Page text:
What Does a Post-Bankruptcy Toys R Us Look Like?
In this segment from Industry Focus: Consumer Goods, Vincent Shen is joined by Fool.com contributor Danny Vena as they discuss the aftermath of Toys "R" Us' bankruptcy, and how the retailer's struggles are taking their toll on other players in the industry.
A full transcript follows the video.
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This video was recorded on Oct. 31, 2017.
Vincent Shen: Before we dive in, I know you wanted a little bit of time to revisit Toys R Us as well. If you missed our previous coverage of the Toys R Us bankruptcy, that news came out in September, you'll need some background on that news and developments since then to have an idea of what's happening with the retailer, obviously an important partner for Hasbro and Mattel, who we will cover shortly. Danny, can you bring our listeners up to speed?
Danny Vena: I sure can, Vince. Going back, you may recall that Toys R Us was acquired by some private equity firms and a real estate developer back in 2005 in a leveraged buyout for about $6.6 billion. Unfortunately, $5.3 billion of that was debt. And because of all that debt maintenance, because of the interest payments, a lot of people felt, and I concur, that basically Toys R Us was pretty much doomed to failure. They had a little bit of bad luck with the timing because of the emergence of e-commerce, and the prevalence of toys starting to be carried by places like Target and Wal-Mart. But the biggest part of that story was the leveraged buyout. With so much interest, they just didn't have a lot of wiggle room in order to take on new initiatives to make the store a little bit better competitor in the current day.
Shen: Yeah, absolutely. I mentioned this last time when we talked about this on the show, the fact that Toys R Us just ran into a few different headwinds, big challenges, challengers, really, to the brick-and-mortar business model that they've always operated with. The investors that took the company private have tried to harvest their investment twice now, with one IPO that was filed and ultimately pulled off the table, rumors last year or the year before that they would be pursuing another IPO. Obviously, the results for the company haven't been strong enough, with the bankruptcy proceedings that we have now.
But you have kids now these days, busier than ever. There's less playtime. Children are turning to smartphones and electronics at really young ages, which means less of the traditional action figures, puzzles, and games at Toys R Us has previously featured heavily in their stores. But at the same time, the bankruptcy, I think it's important to note, does not mean that all Toys R Us stores will be closing their doors. The company will be open for business, and it's really important, obviously, this time of year as we approach the holiday shopping season. The company will actually be focusing on a few initiatives during this period to attract customers. They want to make sure that 1) shoppers know that Toys R Us is open for business during the holidays. Make sure that, if necessary, they spend on the marketing to make that known to their core customers. They want to stress, for example, their price-match guarantee as well, which they've always had but start focusing on that more, making that more known to customers, helping to potentially change the perception of the brand, take a little bit of market share.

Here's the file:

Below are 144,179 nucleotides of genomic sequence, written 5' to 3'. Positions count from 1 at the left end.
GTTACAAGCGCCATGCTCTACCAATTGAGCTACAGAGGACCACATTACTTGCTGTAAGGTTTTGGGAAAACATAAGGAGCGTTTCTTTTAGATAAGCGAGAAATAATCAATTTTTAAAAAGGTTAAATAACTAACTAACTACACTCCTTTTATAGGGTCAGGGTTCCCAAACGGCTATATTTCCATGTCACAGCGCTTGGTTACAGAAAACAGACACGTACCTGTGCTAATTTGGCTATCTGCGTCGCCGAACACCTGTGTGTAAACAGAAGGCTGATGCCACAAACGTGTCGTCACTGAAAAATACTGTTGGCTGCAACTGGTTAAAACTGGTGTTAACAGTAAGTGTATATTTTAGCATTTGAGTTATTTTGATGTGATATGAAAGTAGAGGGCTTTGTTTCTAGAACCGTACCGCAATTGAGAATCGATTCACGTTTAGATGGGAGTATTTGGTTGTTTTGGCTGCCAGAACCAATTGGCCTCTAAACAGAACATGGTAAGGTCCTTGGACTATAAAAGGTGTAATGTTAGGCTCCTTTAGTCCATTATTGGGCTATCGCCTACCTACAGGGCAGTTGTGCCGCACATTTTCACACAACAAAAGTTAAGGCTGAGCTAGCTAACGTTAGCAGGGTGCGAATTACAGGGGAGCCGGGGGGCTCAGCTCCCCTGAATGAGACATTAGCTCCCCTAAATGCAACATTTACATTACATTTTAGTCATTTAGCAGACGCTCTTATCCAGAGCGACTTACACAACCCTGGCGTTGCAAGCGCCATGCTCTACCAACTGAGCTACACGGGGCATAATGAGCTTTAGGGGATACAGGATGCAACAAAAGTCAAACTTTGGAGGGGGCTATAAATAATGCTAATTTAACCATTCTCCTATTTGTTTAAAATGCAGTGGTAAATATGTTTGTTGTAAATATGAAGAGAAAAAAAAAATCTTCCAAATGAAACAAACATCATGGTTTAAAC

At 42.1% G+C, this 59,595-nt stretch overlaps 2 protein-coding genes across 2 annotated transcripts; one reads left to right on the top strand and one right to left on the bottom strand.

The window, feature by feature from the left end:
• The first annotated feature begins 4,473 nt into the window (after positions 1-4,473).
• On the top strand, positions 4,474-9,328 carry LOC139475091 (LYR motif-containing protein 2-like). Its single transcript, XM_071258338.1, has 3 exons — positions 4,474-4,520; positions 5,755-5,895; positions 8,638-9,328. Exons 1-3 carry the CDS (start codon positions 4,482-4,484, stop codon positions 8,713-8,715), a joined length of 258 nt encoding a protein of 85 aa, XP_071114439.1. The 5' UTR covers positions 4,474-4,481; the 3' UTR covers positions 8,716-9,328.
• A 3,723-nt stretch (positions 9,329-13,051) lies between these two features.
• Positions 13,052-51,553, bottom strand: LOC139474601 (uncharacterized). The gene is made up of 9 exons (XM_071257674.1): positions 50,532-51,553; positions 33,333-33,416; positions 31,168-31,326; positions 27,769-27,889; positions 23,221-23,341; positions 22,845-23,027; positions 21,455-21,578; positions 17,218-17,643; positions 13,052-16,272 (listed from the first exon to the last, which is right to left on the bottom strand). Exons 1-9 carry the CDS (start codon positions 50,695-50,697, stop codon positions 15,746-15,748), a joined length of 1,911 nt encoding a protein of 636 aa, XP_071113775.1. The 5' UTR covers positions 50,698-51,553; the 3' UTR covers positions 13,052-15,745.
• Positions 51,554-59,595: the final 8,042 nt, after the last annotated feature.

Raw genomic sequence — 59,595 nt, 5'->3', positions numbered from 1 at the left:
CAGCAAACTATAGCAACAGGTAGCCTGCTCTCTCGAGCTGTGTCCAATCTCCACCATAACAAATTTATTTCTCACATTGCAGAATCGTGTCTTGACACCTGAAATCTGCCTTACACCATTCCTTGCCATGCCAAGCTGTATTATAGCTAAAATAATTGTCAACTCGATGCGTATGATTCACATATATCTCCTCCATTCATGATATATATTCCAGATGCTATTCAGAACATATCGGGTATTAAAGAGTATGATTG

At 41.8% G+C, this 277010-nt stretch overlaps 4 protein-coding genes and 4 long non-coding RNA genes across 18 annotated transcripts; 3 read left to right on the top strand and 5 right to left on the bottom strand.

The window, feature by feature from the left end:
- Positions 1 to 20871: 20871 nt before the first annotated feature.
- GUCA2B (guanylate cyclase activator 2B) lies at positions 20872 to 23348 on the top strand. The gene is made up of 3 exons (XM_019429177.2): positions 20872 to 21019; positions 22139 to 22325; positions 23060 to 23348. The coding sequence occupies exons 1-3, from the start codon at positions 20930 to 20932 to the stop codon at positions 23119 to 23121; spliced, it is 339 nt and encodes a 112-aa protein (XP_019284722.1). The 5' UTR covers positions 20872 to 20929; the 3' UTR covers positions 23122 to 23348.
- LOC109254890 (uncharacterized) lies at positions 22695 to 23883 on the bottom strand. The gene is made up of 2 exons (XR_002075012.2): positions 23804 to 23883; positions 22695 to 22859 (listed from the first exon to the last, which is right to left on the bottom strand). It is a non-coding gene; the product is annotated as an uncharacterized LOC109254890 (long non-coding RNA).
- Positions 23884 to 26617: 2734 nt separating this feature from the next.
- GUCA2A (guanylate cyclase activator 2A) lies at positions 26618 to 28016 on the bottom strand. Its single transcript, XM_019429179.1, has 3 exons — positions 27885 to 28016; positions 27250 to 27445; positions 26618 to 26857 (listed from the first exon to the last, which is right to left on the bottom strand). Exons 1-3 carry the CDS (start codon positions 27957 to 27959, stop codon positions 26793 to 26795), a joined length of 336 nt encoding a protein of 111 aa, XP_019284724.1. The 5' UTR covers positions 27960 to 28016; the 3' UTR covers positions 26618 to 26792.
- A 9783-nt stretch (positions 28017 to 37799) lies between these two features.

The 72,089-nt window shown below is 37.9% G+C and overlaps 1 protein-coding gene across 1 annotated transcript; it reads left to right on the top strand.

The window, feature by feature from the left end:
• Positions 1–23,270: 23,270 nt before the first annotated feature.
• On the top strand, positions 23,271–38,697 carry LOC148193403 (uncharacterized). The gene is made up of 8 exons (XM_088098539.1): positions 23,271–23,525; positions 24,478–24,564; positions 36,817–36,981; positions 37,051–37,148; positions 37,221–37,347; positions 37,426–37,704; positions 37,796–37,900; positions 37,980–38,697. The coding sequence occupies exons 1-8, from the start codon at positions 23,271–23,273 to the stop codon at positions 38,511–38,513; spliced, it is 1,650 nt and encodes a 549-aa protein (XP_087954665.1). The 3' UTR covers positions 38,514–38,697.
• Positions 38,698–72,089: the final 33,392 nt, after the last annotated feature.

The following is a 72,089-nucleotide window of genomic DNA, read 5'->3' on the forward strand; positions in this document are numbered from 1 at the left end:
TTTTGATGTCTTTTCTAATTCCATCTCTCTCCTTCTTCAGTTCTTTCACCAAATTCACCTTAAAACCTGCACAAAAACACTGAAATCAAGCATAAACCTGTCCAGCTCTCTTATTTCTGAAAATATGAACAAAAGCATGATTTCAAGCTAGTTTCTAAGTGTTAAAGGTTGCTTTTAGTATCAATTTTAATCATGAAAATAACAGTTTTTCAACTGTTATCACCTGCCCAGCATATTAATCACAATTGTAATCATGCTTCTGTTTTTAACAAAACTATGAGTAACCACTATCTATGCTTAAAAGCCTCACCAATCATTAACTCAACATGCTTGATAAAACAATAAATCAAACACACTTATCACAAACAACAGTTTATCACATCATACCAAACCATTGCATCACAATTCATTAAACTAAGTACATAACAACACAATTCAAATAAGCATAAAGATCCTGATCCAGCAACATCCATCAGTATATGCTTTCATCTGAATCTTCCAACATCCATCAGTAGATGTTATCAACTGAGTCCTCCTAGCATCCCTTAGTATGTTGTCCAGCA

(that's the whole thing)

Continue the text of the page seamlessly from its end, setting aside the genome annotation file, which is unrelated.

They want to emphasize, also, in their marketing, the bond that kids can have with their brand, and changing up the in-store experience so it's more interactive, more experiential, to boost foot traffic. We've talked about that trend for a lot of brick-and-mortar retailers in the past. At the same time, they also want to change the way they used some of their stores, offering classes, event spaces as a way to win over both parents and their children. The company generates about 40% of its sales in this last quarter of the year. Toys R Us has been able to reassure and essentially renegotiate through the bankruptcy proceedings with most of its vendors and suppliers in order to keep their store shelves stocked, which is obviously very important. They can't be entering this very busy time with lower inventory levels, or weak inventory levels, for this period. Hopefully, coming out of the bankruptcy proceedings, they'll be a little bit leaner, they'll make the right investments in their stores and in the online channel and the company brand can survive. Any other thoughts from you, Danny, looking forward for Toys R Us? Things they might need to focus on? Your thoughts?
Vena: I do know that, listening to Hasbro's conference call, they made a point to say that they had just renegotiated with Toys R Us, that they had temporarily suspended shipments to them, but they had come to an agreement. So I think, that's probably indicative of what's happening with a number of the major toy suppliers. I think Toys R Us will have supplies going into the all-important holiday shopping season. We'll see here and the next couple of months how that turns out for them.
Shen: Absolutely. If I recall correctly, Toys R Us said that they've been able to iron out the relationships and the deals they have with 49 of their 50 top suppliers, again, to make sure that their stores are ready to go with the hottest toys as parents roll in for the holidays.
Danny Vena owns shares of Hasbro and Mattel and has the following options: short December 2017 $75 calls on Wal-Mart Stores, long January 2018 $57.50 calls on Wal-Mart Stores, and long January 2018 $55 calls on Wal-Mart Stores. Vincent Shen has no position in any of the stocks mentioned. The Motley Fool owns shares of and recommends Hasbro. The Motley Fool has a disclosure policy.